Skip to main content

Police investigate a home that accused serial killer Bruce McArthur worked at in Toronto on July 6, 2018.

Carlo Allegri/Reuters

A Toronto police officer will be charged on Tuesday morning with insubordination and neglect of duty in connection with the investigation into serial killer Bruce McArthur.

News of the disciplinary procedure against Sergeant Paul Gauthier comes just three days after Mr. McArthur pleaded guilty to eight charges of first-degree murder, admitting he targeted Toronto’s gay village for nearly a decade.

Sgt. Gauthier’s lawyer, Lawrence Gridin, said the charge is connected to an incident in 2016. The Globe has previously reported that in 2016, Mr. McArthur was interviewed by police after a man said Mr. McArthur choked him during sex. No criminal charges were laid at the time.

Story continues below advertisement

“The decision not to charge Bruce McArthur for the 2016 incident was made in conjunction with Detective Gauthier’s supervisor and based on the information available at the time," Mr. Gridin said in a statement on Friday evening. “Det. Gauthier conducted a proper investigation and fully documented the arrest of McArthur so that the information was available to all other investigators.”

Mr. Gridin defended his client’s handling of the interview. “McArthur’s monstrous nature was difficult to uncover because he led a life of extreme deception, not because of anything to do with the 2016 arrest,” Mr. Gridin said. "Det. Gauthier has great sympathy for the victims and the community.”

Constable Allyson Douglas-Cook​, a spokesperson for the Toronto Police Service, said Sgt. Gauthier’s hearing before a police tribunal will be held on Tuesday at 9 a.m.

Inspector Hank Idsinga – the homicide detective who headed the McArthur investigation – has previously said that in the course of his work, he came across “concerning” information. While he did not say what it was, he said he became aware of it after reviewing two previous police investigations into the disappearances of five men from the gay village. All five were later revealed to have been killed.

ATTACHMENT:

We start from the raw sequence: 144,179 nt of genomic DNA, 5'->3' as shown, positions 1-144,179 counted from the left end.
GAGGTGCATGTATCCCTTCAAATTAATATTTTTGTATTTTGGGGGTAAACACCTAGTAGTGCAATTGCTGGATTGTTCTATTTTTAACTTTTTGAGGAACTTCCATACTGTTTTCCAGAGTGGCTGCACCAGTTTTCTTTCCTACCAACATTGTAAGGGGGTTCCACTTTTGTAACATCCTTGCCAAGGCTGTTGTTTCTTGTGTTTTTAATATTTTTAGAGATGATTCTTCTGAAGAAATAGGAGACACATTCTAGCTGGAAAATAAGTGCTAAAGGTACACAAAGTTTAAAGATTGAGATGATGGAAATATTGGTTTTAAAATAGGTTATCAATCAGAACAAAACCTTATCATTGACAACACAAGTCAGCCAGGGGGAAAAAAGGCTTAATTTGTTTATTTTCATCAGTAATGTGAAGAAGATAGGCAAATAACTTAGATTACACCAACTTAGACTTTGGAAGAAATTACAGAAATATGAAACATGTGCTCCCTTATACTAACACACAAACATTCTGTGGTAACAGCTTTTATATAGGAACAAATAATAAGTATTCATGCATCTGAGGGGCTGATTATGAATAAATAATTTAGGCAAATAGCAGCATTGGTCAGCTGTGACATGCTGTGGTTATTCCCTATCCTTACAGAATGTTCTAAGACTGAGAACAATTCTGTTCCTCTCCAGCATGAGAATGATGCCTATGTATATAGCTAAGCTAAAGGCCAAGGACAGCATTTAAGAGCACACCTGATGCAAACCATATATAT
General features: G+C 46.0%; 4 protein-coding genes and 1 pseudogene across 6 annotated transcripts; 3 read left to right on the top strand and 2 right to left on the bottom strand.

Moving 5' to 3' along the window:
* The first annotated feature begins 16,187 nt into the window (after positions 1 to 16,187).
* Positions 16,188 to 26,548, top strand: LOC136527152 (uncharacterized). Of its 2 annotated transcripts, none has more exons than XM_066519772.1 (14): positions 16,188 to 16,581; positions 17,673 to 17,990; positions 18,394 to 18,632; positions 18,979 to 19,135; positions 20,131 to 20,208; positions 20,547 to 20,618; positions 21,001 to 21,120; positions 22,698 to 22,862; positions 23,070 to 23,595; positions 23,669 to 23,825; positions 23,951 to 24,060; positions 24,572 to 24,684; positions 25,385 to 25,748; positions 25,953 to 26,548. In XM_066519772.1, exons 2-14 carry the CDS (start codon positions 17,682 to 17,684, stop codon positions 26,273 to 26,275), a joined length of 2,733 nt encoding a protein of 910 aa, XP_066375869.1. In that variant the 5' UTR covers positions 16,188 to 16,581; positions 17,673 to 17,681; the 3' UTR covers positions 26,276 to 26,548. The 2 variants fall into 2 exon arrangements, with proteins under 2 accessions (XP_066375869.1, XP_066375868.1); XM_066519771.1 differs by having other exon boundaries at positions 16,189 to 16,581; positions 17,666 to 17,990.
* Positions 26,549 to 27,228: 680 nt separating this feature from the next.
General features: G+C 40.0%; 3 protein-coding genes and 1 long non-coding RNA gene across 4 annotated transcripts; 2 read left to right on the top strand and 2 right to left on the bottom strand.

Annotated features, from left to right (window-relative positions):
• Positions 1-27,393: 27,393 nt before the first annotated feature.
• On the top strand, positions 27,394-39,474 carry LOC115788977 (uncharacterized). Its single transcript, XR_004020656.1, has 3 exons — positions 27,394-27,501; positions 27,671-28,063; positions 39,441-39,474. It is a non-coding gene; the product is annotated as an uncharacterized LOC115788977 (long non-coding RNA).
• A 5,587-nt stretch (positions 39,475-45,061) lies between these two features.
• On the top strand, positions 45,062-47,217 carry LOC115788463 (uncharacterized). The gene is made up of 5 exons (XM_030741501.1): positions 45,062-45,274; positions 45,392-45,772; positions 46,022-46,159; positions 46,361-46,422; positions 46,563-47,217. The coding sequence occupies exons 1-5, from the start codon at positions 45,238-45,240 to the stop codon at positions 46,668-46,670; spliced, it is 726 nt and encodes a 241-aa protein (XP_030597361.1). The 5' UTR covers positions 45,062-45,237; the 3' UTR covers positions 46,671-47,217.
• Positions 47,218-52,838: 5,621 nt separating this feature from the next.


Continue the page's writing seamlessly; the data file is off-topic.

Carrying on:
“I saw something I felt needed to be investigated further,” he told The Canadian Press last spring. He sent a report of his findings to the force’s professional standards unit. The incident happened between the end of the first police probe, Project Houston, in 2014 and the start of the next, Project Prism, in 2017, Insp. Idsinga previously said.

"I think you should take a look at this because we're accountable for what we do," he said he told internal investigators. "I'm not the one to decide whether mistakes are made or not, but I think it's something that certainly needs to be investigated. It was concerning."

Police interviewed Mr. McArthur twice in the years before his arrest in January, 2018. In addition to the 2016 interview, officers talked to him in 2013, after police were told Mr. McArthur had a romantic relationship with Skandaraj Navaratnam, the first man to go missing, and that he had visited his third victim, Majeed Kayhan, before his disappearance. An internal review into the way the 2016 incident was handled was ordered later.

Story continues below advertisement

Mr. Navaratnam and Mr. Kayhan are now counted among Mr. McArthur’s victims, along with Abdulbasir Faizi, Soroush Mahmudi, Kirushna Kumar Kanagaratnam, Dean Lisowick, Selim Esen and Andrew Kinsman. His sentencing hearing for their murders is scheduled to begin on Monday. The case strained relations between police and the city’s LGBTQ communities, prompting questions about how seriously officers took the disappearances, particularly of the men of colour.

The Toronto Police Services Board approved an external review of how its officers handle missing-persons cases last year, but it was not to include the McArthur investigation as the charges were still proceeding through the courts. The head of the review – Justice Gloria Epstein – asked the board this week to lift that restriction.

Report an error Editorial code of conduct
Due to technical reasons, we have temporarily removed commenting from our articles. We hope to have this fixed soon. Thank you for your patience. If you are looking to give feedback on our new site, please send it along to feedback@globeandmail.com. If you want to write a letter to the editor, please forward to letters@globeandmail.com.

Welcome to The Globe and Mail’s comment community. This is a space where subscribers can engage with each other and Globe staff. Non-subscribers can read and sort comments but will not be able to engage with them in any way. Click here to subscribe.

If you would like to write a letter to the editor, please forward it to letters@globeandmail.com. Readers can also interact with The Globe on Facebook and Twitter .

Welcome to The Globe and Mail’s comment community. This is a space where subscribers can engage with each other and Globe staff. Non-subscribers can read and sort comments but will not be able to engage with them in any way. Click here to subscribe.

If you would like to write a letter to the editor, please forward it to letters@globeandmail.com. Readers can also interact with The Globe on Facebook and Twitter .

Welcome to The Globe and Mail’s comment community. This is a space where subscribers can engage with each other and Globe staff.

We aim to create a safe and valuable space for discussion and debate. That means:

  • Treat others as you wish to be treated
  • Criticize ideas, not people
  • Stay on topic
  • Avoid the use of toxic and offensive language
  • Flag bad behaviour

Comments that violate our community guidelines will be removed.

Read our community guidelines here

Discussion loading ...

Cannabis pro newsletter
To view this site properly, enable cookies in your browser. Read our privacy policy to learn more.
How to enable cookies